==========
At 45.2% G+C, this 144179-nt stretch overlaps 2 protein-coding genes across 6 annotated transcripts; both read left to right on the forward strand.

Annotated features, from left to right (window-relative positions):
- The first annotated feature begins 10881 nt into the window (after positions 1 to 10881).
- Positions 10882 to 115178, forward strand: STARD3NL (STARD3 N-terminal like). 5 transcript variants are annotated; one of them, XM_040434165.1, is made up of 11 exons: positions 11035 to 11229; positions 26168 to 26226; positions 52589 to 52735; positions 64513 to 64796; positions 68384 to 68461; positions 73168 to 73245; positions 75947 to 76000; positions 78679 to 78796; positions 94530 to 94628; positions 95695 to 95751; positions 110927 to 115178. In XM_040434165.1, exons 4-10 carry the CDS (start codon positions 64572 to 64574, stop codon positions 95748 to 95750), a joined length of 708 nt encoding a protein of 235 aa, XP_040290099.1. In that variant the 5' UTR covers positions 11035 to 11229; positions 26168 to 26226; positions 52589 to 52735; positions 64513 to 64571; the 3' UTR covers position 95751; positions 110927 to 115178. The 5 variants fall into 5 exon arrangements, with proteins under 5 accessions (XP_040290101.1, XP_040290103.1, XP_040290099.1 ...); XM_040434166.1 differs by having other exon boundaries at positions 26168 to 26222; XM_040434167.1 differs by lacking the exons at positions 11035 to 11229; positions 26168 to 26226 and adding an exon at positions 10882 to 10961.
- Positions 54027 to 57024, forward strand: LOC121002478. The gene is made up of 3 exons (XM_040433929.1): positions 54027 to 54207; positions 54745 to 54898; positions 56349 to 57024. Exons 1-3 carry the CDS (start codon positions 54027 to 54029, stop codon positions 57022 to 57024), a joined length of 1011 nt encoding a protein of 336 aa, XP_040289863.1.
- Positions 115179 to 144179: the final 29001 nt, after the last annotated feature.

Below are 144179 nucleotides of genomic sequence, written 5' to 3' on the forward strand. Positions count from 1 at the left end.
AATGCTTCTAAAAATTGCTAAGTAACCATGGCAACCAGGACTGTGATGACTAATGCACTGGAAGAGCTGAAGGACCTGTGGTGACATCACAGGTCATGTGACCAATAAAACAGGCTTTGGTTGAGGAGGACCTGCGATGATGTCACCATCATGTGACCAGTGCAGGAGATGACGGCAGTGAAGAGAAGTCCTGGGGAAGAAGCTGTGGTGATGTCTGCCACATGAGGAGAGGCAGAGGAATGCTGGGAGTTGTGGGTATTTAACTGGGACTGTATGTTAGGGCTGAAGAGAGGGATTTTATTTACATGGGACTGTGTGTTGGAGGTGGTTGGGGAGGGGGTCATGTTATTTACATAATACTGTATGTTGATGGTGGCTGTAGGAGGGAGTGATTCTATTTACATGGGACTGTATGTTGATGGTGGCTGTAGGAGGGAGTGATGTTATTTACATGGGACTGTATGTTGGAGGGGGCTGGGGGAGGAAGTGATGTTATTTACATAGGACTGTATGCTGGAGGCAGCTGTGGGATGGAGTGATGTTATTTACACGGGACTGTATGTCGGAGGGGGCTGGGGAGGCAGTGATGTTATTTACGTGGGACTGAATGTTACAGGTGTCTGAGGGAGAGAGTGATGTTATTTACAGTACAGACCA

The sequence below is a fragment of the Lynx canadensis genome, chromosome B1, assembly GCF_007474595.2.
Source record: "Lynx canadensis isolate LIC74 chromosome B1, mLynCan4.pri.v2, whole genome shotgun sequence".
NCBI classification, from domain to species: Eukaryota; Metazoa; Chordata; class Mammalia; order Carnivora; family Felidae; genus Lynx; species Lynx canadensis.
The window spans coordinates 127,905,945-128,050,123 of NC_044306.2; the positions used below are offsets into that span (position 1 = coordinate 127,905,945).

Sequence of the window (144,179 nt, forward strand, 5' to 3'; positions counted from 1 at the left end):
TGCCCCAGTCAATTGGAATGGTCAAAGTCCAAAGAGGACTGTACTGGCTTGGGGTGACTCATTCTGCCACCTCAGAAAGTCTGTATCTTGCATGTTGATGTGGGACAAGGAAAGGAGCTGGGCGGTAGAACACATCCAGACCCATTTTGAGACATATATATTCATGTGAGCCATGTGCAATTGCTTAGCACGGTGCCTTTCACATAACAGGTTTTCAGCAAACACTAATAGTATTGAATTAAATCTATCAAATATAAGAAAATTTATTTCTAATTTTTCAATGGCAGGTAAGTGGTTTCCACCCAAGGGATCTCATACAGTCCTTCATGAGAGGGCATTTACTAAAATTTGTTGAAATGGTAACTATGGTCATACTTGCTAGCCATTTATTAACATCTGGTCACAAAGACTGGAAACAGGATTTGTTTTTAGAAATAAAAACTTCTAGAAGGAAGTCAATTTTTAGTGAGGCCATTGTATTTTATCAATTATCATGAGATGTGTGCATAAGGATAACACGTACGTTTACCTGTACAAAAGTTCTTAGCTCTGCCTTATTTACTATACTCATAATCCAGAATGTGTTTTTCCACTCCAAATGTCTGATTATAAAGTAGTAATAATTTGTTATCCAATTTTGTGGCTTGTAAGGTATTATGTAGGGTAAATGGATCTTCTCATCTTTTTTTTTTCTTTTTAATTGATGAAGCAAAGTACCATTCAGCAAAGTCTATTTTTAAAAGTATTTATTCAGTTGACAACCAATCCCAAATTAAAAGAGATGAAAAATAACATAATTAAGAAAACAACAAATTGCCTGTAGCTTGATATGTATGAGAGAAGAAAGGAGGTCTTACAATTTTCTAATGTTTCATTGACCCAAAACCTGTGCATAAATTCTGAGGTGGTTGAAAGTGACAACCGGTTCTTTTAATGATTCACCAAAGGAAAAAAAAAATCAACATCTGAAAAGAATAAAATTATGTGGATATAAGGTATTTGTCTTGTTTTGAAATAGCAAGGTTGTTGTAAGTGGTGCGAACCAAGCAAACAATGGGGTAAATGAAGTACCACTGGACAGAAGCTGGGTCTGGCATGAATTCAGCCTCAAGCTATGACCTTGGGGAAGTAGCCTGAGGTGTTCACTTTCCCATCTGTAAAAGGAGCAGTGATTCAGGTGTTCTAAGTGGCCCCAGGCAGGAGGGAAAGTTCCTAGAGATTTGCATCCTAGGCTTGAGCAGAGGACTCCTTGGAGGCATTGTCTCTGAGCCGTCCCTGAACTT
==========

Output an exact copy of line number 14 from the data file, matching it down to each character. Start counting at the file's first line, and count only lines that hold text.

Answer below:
TGCCCCAGTCAATTGGAATGGTCAAAGTCCAAAGAGGACTGTACTGGCTTGGGGTGACTCATTCTGCCACCTCAGAAAGTCTGTATCTTGCATGTTGATGTGGGACAAGGAAAGGAGCTGGGCGGTAGAACACATCCAGACCCATTTTGAGACATATATATTCATGTGAGCCATGTGCAATTGCTTAGCACGGTGCCTTTCACATAACAGGTTTTCAGCAAACACTAATAGTATTGAATTAAATCTATCAAATATAAGAAAATTTATTTCTAATTTTTCAATGGCAGGTAAGTGGTTTCCACCCAAGGGATCTCATACAGTCCTTCATGAGAGGGCATTTACTAAAATTTGTTGAAATGGTAACTATGGTCATACTTGCTAGCCATTTATTAACATCTGGTCACAAAGACTGGAAACAGGATTTGTTTTTAGAAATAAAAACTTCTAGAAGGAAGTCAATTTTTAGTGAGGCCATTGTATTTTATCAATTATCATGAGATGTGTGCATAAGGATAACACGTACGTTTACCTGTACAAAAGTTCTTAGCTCTGCCTTATTTACTATACTCATAATCCAGAATGTGTTTTTCCACTCCAAATGTCTGATTATAAAGTAGTAATAATTTGTTATCCAATTTTGTGGCTTGTAAGGTATTATGTAGGGTAAATGGATCTTCTCATCTTTTTTTTTTCTTTTTAATTGATGAAGCAAAGTACCATTCAGCAAAGTCTATTTTTAAAAGTATTTATTCAGTTGACAACCAATCCCAAATTAAAAGAGATGAAAAATAACATAATTAAGAAAACAACAAATTGCCTGTAGCTTGATATGTATGAGAGAAGAAAGGAGGTCTTACAATTTTCTAATGTTTCATTGACCCAAAACCTGTGCATAAATTCTGAGGTGGTTGAAAGTGACAACCGGTTCTTTTAATGATTCACCAAAGGAAAAAAAAAATCAACATCTGAAAAGAATAAAATTATGTGGATATAAGGTATTTGTCTTGTTTTGAAATAGCAAGGTTGTTGTAAGTGGTGCGAACCAAGCAAACAATGGGGTAAATGAAGTACCACTGGACAGAAGCTGGGTCTGGCATGAATTCAGCCTCAAGCTATGACCTTGGGGAAGTAGCCTGAGGTGTTCACTTTCCCATCTGTAAAAGGAGCAGTGATTCAGGTGTTCTAAGTGGCCCCAGGCAGGAGGGAAAGTTCCTAGAGATTTGCATCCTAGGCTTGAGCAGAGGACTCCTTGGAGGCATTGTCTCTGAGCCGTCCCTGAACTT